NEWSLETTER ARCHIVE
Volume 47, Issue 4
BPLA Submitted
Amicus
Brief in Design Case of the Century
On October 11, 2016, the United States Supreme Court heard oral argument in its first design patent case in over 120 years. The closely-watched case was brought by Samsung after it was required to disgorge its entire profits—$400 million—from the sale of certain Galaxy® smartphones found to infringe three design patents related to Apple’s iconic iPhone®. Samsung did not appeal the infringement ruling. Instead, the appeal was about the scope of the remedy available for infringement of design patents. The issue was how to interpret and apply
Section 289 of the Patent Act
, which provides in relevant part:
Whoever during the term of a patent for a design, without license of the owner, (1) applies the patented design, or any colorable imitation thereof, to any article of manufacture for the purpose of sale, or (2) sells or exposes for sale any article of manufacture to which such design or colorable imitation has been applied shall be liable to the owner to the extent of his total profit….
Samsung and its
amici
argued that some form of apportionment was required, both as a matter of statutory construction and as a matter of policy. As to the former, Samsung’s argument centered on what constitutes the relevant “article of manufacture” to which a design patent is applied and as to which the “total profit” is calculated. As to the latter, Samsung and its
amici
—many of the them technology giants in their own right—warned that allowing disgorgement of profits on the entire product and not the narrower article of manufacture to which a patented design is applied will lead to an explosion of litigation brought by non-practicing entities (NPEs) seeking windfall awards.
Apple did not dispute that the statutory measures of damages is the total profit on the “article of manufacture to which such design . . . has been applied,” but argued that determining what constitutes the infringing “article of manufacture” is a question of fact, and that the determination that the relevant article in this case was the entire phone should not be disturbed because it was never contested below. Apple also argued that Congress’s intent in enacting Section 289, which replaced an apportionment regime with disgorgement of total profit, was clear, and its judgment should not be substituted for that of the Court. As for Samsung’s policy arguments, Apple pointed out that the threatened explosion of design patent assertion had not happened in the 130 years since Congress decreed that disgorgement of total profits was the appropriate remedy for infringement of design patents, and argued there was no reason to believe that would change.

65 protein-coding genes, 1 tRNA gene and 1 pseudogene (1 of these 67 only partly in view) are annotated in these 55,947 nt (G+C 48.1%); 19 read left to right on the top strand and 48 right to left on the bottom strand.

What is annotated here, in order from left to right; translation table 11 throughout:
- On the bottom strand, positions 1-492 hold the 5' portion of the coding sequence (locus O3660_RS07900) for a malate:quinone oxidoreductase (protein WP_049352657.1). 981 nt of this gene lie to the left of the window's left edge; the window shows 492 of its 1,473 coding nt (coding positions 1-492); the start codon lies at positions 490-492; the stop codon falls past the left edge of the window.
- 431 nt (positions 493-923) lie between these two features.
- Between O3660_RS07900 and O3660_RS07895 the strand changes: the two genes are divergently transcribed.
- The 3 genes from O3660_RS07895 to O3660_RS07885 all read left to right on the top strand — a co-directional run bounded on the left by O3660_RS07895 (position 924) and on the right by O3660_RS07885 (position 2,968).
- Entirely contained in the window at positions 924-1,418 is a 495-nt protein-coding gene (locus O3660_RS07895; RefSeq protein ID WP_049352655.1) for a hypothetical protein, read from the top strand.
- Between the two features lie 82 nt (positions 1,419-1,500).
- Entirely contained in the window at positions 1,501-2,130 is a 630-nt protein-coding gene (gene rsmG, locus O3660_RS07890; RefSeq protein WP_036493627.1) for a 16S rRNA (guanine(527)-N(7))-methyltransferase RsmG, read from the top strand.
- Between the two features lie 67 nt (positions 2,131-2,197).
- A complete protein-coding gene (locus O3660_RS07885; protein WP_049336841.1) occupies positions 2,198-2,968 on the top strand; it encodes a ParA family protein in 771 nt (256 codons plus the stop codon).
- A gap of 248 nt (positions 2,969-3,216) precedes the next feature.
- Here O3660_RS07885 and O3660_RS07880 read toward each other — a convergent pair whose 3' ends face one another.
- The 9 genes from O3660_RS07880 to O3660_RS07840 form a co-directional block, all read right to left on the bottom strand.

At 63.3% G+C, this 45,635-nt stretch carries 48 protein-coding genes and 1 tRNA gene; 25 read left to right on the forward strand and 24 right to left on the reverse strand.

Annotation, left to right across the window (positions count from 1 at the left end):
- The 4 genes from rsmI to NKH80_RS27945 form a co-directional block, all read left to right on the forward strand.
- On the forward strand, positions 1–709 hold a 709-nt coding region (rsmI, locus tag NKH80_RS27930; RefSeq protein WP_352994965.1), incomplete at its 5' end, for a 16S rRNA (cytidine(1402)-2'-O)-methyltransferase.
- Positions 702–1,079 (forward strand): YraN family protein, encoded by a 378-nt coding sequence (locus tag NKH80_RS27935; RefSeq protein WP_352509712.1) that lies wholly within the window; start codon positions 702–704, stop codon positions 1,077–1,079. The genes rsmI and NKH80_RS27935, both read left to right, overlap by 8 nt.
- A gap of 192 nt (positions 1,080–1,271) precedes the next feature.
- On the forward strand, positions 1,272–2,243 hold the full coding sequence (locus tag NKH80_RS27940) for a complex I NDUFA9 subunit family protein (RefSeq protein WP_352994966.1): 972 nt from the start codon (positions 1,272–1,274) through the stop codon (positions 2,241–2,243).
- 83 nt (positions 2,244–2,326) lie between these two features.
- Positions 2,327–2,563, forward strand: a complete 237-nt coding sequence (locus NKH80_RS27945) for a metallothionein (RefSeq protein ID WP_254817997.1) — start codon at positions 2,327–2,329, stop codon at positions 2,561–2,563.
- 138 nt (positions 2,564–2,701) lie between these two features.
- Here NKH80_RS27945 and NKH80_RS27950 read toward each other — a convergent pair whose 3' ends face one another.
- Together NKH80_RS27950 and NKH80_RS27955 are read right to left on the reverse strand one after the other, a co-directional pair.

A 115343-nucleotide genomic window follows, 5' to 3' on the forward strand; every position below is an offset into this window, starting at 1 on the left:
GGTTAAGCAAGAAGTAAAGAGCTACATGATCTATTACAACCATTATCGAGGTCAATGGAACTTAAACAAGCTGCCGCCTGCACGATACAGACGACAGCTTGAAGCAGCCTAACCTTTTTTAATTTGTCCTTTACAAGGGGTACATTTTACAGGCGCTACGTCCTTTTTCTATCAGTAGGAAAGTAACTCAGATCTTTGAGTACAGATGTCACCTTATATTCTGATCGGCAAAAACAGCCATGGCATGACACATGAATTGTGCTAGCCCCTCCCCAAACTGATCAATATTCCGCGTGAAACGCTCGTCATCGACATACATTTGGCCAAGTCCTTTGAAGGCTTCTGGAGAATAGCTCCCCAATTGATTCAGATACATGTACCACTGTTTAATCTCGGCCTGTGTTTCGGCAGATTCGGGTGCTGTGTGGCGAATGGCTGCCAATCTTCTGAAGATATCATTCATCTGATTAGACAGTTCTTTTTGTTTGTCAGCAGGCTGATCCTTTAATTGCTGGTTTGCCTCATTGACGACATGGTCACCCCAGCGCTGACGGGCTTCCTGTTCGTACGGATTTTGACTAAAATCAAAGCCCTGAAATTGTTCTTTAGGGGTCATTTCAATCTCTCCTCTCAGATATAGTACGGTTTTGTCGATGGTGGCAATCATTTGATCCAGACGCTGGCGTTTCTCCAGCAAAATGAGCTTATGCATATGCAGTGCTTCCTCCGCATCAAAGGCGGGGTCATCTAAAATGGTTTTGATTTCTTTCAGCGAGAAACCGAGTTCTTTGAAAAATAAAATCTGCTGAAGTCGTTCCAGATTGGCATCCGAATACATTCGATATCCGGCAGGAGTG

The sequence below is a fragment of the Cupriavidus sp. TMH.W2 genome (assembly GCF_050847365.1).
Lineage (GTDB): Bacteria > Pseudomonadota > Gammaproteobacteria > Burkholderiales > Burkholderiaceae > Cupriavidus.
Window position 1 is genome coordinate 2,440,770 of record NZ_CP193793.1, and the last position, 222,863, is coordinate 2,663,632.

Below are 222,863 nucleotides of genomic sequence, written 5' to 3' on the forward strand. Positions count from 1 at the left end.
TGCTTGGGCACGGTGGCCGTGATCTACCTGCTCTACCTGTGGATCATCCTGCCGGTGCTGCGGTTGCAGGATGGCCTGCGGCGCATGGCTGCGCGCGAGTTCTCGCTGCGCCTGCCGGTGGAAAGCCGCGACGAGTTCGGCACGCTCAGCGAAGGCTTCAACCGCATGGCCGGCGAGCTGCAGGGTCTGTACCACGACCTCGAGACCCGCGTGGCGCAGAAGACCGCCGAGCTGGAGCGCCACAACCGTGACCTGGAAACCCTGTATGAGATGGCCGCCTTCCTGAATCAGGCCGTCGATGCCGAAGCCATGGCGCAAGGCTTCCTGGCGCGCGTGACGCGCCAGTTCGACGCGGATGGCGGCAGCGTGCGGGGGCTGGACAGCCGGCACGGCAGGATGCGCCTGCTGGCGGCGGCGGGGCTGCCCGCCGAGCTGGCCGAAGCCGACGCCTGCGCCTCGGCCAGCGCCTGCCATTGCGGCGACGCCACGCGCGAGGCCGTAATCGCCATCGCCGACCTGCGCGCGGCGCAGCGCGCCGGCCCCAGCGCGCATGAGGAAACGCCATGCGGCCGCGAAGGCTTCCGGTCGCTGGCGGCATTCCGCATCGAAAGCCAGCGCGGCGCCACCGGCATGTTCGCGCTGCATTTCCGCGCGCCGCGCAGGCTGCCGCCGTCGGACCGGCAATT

The
BPLA submitted a brief
supporting Apple to explain why the threatened explosion of design patent assertion had not come to pass and was unlikely to do so in the future. We began by describing the important differences between design and utility patents in terms of their historical evolution, practical purpose, and enforcement. We explained that, unlike utility patents, which protect the way an article is used and works, design patents protect the way the article looks. And because design patents protect how an article looks, “they often protect what is at the core of a company’s brand,” which explains why companies are reluctant to sell or license their design patents. “Without a meaningful market for design patents,” we explained, “the threat of an explosion of design patent assertion by [NPEs], which typically acquire patents from operating companies, is unlikely to materialize.”